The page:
Rosie’s BBQ is all about the craft of smoking meat

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      In a fenced-in parking lot on Industrial Avenue—where a good chunk of Vancouver’s food trucks snooze when they’re not zooming out to feed the masses—Karl Gregg steps up onto the trailer that holds his meat smoker, the intoxicating smell of burning wood emanating from its large, black form.

      It’s frigid out, with January’s Arctic blast maintaining its icy grips on the city, but when Gregg opens the lid, a gust of warmth hits like a wall. The smoke quickly dissipates to reveal what’s being coaxed within.

      “We’re just working on a few things,” Gregg says simply.

      Sure—if by “a few things” he means an army of chicken wings (destined for Slim’s BBQ on Main Street); a small farm’s worth of poblano peppers and onions (soon to be turned into bold-yet-approachable hot sauce); and a few experimental briskets (because once the smoker’s going, you want to fill that bad boy up).

      Gregg is the quiet mastermind behind Rosie’s BBQ & Smokehouse, a Texas-style mobile barbecue kitchen that’s part food truck, part wholesaler, and part caterer. At the heart of it all is Gregg’s careful attention to the meat—be it melt-in-your-mouth brisket (dubbed 4 AM Brisket for the time that Gregg wakes up to start it) or succulent pulled pork and smoky chicken wings.

      Meat smoking is a skill he picked up during the pandemic, when he and his wife built a makeshift bar in their backyard in order to safely and comfortably entertain their bubble. Soon, though, a social-distancing hobby turned into a full-fledged obsession.

      “It’s the craft of it,” Gregg says of his passion for smoking. “I don’t like to take shortcuts. I don’t want to pull a brisket off at 182 degrees—I want it to be 205, and I want to be able to touch it and go, ‘Yeah, it’s squishy enough. That’s gonna be a good brisket.’”

      He began researching Texas barbecue techniques, and made trips down to Austin once it was safe to do so; he fell in love with the city and its food culture so much that he even bought a house down there, and now makes trips whenever he can to eat, to learn, to explore. To commune.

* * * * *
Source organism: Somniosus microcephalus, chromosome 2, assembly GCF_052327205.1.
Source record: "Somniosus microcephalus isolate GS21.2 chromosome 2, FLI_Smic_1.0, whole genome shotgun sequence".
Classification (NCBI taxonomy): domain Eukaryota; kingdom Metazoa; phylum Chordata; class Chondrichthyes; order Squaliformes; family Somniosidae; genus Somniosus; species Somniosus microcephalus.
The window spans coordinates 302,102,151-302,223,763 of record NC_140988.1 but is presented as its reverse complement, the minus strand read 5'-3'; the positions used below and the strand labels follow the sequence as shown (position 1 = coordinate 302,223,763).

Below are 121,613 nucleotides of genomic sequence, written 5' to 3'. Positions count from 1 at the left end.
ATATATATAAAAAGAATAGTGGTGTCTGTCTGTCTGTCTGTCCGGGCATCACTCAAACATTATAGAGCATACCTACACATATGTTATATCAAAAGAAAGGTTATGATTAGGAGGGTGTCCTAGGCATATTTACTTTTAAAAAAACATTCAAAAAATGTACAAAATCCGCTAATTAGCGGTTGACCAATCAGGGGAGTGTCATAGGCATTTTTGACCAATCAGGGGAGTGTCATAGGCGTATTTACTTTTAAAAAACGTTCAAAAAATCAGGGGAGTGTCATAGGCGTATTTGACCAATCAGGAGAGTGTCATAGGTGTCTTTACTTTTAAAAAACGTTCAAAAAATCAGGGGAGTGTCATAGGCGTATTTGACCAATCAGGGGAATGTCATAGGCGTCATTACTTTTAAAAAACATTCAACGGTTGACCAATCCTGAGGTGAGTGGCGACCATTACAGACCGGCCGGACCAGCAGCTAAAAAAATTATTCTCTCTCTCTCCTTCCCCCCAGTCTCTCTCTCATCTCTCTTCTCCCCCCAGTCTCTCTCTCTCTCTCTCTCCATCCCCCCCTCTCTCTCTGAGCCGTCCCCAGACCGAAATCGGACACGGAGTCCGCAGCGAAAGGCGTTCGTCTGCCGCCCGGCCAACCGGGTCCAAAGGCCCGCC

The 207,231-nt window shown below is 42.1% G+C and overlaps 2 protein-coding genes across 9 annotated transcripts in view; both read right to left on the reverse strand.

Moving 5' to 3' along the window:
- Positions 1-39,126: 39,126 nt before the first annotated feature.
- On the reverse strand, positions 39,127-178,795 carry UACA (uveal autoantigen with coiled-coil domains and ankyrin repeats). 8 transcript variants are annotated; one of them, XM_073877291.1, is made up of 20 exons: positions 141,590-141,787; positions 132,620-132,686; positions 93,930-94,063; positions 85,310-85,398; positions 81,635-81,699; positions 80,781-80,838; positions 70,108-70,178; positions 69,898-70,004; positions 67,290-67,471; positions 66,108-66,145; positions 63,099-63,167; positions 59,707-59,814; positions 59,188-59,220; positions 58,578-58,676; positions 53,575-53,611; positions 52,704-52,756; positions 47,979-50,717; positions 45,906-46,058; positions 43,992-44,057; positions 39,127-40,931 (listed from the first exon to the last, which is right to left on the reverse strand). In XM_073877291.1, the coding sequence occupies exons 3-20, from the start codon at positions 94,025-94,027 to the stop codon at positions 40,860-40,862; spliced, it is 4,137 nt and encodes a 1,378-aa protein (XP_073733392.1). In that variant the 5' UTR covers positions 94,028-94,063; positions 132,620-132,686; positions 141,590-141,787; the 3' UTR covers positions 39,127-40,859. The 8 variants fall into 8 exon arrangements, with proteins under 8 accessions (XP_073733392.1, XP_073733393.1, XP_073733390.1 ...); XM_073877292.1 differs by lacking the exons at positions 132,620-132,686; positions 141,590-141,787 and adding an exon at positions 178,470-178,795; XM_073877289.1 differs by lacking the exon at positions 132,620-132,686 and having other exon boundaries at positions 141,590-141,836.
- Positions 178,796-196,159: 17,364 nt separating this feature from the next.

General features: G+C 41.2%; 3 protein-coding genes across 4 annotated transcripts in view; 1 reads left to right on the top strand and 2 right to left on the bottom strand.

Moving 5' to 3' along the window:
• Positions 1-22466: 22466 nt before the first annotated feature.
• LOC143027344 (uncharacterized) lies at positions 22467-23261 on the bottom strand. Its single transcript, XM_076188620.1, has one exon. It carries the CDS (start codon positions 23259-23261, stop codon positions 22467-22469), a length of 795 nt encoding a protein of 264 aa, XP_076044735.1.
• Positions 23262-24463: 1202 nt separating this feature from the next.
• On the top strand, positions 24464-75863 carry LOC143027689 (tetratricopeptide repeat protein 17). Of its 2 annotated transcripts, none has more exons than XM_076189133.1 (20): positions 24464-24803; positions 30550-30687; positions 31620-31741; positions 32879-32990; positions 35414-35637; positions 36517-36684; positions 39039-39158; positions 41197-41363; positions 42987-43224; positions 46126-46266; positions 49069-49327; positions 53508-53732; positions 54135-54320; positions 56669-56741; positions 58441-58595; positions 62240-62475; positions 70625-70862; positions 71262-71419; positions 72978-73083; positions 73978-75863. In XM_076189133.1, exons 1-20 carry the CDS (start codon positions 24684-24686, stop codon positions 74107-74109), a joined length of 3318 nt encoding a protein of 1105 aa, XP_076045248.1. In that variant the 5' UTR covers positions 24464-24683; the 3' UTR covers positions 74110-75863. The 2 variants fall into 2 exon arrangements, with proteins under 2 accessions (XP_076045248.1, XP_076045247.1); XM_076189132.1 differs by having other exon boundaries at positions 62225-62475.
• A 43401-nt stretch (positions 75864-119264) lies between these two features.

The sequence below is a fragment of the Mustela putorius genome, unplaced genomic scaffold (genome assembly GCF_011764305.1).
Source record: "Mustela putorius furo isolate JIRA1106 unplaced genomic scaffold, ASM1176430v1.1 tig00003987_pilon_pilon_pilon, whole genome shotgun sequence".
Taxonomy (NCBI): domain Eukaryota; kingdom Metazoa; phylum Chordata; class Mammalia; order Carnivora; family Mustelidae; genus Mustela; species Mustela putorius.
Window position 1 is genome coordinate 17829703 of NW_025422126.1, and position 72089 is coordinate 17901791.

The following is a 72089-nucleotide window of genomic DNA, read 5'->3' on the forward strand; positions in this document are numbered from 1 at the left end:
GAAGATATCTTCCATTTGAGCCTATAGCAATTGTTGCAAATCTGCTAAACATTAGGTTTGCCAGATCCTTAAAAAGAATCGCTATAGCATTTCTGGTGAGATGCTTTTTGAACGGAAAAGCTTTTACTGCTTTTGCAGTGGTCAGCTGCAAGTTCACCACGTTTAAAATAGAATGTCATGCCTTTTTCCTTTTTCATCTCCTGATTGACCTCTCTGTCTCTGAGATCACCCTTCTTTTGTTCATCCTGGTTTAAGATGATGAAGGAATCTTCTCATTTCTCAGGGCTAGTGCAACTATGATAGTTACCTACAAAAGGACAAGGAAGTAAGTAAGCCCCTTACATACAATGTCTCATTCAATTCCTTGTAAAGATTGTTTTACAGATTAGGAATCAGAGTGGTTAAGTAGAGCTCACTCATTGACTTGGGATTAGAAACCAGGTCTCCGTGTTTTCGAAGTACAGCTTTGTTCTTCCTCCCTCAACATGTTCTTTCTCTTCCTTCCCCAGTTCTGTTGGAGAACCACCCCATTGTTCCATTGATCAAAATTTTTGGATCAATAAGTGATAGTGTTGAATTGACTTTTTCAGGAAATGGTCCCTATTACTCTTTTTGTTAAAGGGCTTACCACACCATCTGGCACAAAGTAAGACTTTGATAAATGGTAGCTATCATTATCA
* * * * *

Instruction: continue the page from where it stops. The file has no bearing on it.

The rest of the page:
“You could be lined up at Snow’s [BBQ in Austin], and you meet the three people behind you, you meet the three in front of you,” he says. “You start talking. ‘Oh, where are you from?’ Every time I’ve been in a barbecue lineup, I’ve met people that I still talk to. So for me, that was a really big part of it. I’m a big family-values, old-school person.”

      He’s also a bit of an obsessive person, as evidenced by the house in Austin; the giant smoker (named Hank); and the bigger smoker that’s currently being built for him. Or there’s the time he went to Hatch, New Mexico in search of chili peppers.

      “I found a really cool little farm and talked with the son of the gentleman who owns it,” he recalls. “His mom was roasting peppers and peeling, so we got a ton of great information. And then I was like, ‘Can I email you and have you send me some pictures of the farm?’ And he was like, ‘You got 10 minutes?’ He drove us 10 minutes out of town and took us to his farm and showed us around.”

      Gregg ended up buying 180 pounds of their peppers. He lugged them back to his house in Texas; some were fire-roasted, others were smoked, and all were pureed, frozen, and stored until he drove back to Vancouver, his car stuffed to the gills with six pepper-filled coolers.

      A longtime staple of the Vancouver restaurant scene, Gregg has consulted with and worked for many city favourites, including Savio Volpe and La Tana. He was also a co-owner of Two Chefs and A Table, the formerly beloved and now infamous Railtown restaurant that made headlines in 2013 when one of the other partners was found to have hidden a camera in the washroom, which doubled as a staff change room. Gregg was actually the one who found the camera, and who had to make the heartbreaking decision to report it—effectively blowing up his entire business.

      “I had to,” he reflects with a shrug. “My friends worked there; my friends were guests. You couldn’t not be honest.”

      That matter-of-fact outlook seems unshakably, almost disarmingly genuine. Gregg is the walking embodiment of “them’s the breaks”—sometimes you’re up, sometimes you’re down, but through it all, the only thing you have to land on is who you are as a person. We can’t control what happens to us, but we can sure as hell control our reactions.

      With values rooted in bringing people together, treating people fairly, and, of course, serving people food that’s been lovingly, painstakingly prepared, Gregg is an unsung hero of our culinary scene. With all the excitement over Michelin finally declaring Vancouver “worthy” of its judges’ time, it can be easy to forget the real purpose of eating out in this city: really fucking good food. Finding the magic in something as simple as a drip of brisket juice crawling down your hand, or the look in your partner’s eyes when they take that first heavenly bite.

      For his part, Gregg’s goals are as humble as his fare.

      “My perfect world is: you come back and see me in two years, and all I do is sit here and smoke meat,” he says. “If I could sit under a big old tree and smoke meat, I’d be the happiest guy.”

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